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mike fitts was always 'that talented guy' as long as I can remember. when I first met him he was working at a local magazine as the creative type. then his paintings started to pop up in town. paintings that made you stop in your tracks because they were just so real. from across the room you'd think, did he tape that coffee cup to that canvas? oh and wait, what is that canvas? wait, it's metal! and it just continued over the years: the paintings got bigger, more amazing, and, um, more expensive that I now ask myself, why didn't I buy one way back when?


mike's work is about those simple, mundane items that we see every day. items that we take for granted until we see one of his reclaimed, scrap metal canvases with precise and intricate detailing of that spoon we used to stir our coffee this morning that has been in the cluttered drawer for how many years? oh right, that spoon! I love that spoon! why don't I think about spoon more often? he leaves out all other information about the context or environment and forces us to meditate on that to-go coffee cup. it's a great exercise in mindfulness. I'm not sure that's mike's point but it works for me. the scrap metal background only reinforces that this item is something you might easily cast out of your life. mike has a way of seeing things that I appreciate and need to be reminded of.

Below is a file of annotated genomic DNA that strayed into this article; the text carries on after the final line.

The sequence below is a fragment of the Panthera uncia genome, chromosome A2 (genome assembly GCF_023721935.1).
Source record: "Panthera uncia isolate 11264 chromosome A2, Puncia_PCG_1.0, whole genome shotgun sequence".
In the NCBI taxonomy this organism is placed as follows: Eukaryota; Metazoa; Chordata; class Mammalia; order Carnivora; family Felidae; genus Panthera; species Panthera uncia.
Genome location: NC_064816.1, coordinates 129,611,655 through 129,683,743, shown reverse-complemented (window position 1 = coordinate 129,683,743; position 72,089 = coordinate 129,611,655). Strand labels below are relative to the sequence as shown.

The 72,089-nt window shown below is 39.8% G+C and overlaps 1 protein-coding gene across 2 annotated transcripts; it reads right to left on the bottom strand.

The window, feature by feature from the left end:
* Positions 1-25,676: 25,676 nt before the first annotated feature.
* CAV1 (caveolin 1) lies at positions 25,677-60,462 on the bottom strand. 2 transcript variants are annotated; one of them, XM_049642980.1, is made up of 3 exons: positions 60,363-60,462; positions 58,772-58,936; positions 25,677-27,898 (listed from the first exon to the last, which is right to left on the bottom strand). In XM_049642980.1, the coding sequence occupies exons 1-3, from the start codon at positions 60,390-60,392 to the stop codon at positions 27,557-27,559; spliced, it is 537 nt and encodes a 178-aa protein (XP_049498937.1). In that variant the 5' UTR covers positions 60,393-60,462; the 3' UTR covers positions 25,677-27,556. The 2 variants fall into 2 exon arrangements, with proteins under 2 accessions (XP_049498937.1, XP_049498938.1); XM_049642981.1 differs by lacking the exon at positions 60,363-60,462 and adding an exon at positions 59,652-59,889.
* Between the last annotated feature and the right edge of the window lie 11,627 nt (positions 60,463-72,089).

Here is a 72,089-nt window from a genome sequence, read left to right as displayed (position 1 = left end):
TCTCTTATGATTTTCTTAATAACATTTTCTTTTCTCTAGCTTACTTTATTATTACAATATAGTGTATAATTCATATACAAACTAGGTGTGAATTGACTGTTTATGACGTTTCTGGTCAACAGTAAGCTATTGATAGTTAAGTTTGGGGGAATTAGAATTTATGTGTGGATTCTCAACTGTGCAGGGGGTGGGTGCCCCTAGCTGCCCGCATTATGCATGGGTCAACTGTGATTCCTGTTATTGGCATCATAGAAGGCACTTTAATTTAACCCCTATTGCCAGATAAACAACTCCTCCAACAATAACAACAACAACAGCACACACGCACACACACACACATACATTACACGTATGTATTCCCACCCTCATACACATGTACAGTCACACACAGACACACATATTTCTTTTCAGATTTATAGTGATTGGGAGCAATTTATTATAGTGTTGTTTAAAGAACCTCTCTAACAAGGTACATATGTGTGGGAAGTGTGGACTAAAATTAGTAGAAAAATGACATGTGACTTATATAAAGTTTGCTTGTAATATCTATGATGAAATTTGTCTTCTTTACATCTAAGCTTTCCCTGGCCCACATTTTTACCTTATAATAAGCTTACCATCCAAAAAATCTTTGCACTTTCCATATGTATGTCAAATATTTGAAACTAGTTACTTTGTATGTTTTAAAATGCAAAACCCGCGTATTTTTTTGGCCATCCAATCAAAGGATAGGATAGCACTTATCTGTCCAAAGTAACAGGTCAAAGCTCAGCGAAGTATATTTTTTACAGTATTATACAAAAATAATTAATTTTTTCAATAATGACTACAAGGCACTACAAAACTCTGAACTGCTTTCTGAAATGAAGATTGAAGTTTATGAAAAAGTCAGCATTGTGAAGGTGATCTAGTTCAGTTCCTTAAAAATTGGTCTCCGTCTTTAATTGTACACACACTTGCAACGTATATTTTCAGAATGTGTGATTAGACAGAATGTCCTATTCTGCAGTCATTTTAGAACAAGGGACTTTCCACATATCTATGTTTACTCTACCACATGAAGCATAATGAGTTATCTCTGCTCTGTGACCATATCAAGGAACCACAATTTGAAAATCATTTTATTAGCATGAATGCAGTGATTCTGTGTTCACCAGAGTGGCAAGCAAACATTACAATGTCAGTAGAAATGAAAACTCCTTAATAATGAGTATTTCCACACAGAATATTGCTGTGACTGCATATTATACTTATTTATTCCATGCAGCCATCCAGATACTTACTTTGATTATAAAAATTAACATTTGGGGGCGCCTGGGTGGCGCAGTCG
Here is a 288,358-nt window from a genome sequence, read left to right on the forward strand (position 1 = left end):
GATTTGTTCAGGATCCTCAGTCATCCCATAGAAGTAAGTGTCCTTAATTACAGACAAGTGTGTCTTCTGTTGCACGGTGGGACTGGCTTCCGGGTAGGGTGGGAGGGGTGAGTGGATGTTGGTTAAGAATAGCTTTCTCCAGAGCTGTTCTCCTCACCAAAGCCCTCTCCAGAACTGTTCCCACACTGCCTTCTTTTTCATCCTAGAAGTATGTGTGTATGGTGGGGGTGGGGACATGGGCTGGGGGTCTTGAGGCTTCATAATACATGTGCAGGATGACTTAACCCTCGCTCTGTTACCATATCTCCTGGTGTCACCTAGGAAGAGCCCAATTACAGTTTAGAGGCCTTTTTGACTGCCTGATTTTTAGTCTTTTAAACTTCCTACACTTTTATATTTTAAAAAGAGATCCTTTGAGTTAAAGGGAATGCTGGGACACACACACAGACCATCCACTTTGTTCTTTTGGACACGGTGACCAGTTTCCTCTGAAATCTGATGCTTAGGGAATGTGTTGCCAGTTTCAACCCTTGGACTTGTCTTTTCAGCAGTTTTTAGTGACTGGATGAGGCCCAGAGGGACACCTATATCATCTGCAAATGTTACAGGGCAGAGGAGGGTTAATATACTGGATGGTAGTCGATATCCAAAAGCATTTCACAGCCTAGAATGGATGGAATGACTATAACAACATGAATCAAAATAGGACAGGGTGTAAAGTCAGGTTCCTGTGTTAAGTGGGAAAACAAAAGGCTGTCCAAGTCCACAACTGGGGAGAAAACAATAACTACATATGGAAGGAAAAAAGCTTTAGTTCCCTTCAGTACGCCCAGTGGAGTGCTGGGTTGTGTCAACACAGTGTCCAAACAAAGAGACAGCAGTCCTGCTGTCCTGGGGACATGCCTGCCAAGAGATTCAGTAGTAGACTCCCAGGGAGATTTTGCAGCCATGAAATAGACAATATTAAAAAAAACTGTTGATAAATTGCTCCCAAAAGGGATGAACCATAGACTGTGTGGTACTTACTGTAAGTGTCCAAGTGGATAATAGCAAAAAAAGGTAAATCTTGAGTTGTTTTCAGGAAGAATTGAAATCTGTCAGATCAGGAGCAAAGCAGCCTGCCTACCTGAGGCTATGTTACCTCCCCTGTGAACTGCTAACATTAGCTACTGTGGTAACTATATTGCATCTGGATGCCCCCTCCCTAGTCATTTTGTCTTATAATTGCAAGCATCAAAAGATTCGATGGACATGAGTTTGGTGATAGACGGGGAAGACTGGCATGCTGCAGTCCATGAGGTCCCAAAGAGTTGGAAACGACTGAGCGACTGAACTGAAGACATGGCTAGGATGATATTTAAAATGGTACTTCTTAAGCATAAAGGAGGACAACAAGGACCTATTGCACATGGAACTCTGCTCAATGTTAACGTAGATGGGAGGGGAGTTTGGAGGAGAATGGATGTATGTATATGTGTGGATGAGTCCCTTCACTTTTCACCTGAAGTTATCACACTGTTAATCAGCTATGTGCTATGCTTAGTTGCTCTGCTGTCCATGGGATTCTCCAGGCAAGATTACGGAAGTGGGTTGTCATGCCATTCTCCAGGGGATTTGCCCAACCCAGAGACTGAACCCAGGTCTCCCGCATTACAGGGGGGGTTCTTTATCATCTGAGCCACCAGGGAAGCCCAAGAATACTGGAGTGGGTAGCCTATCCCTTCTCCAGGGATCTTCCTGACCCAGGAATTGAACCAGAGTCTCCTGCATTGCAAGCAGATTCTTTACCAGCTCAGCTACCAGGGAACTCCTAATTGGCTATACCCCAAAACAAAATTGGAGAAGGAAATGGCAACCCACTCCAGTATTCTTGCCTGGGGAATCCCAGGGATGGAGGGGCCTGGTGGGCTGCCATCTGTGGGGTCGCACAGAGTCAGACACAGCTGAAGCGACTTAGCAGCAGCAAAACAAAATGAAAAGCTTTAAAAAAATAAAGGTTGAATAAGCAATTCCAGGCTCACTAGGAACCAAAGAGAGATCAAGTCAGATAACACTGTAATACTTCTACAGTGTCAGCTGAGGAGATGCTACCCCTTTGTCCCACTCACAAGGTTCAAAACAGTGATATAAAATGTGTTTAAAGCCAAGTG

so it was a no brainer to ask mike to paint on a pool bag. actually it was just a little selfish. I was even brash enough to suggest what I would like to see on the side of a pool tote. note, he didn't paint what I had suggested, but I'm still hoping for next year.


in the meantime, let me present 'popsicles'. you want one, don't you?


mike fitt's 'popsicles' to benefit meals on wheels.

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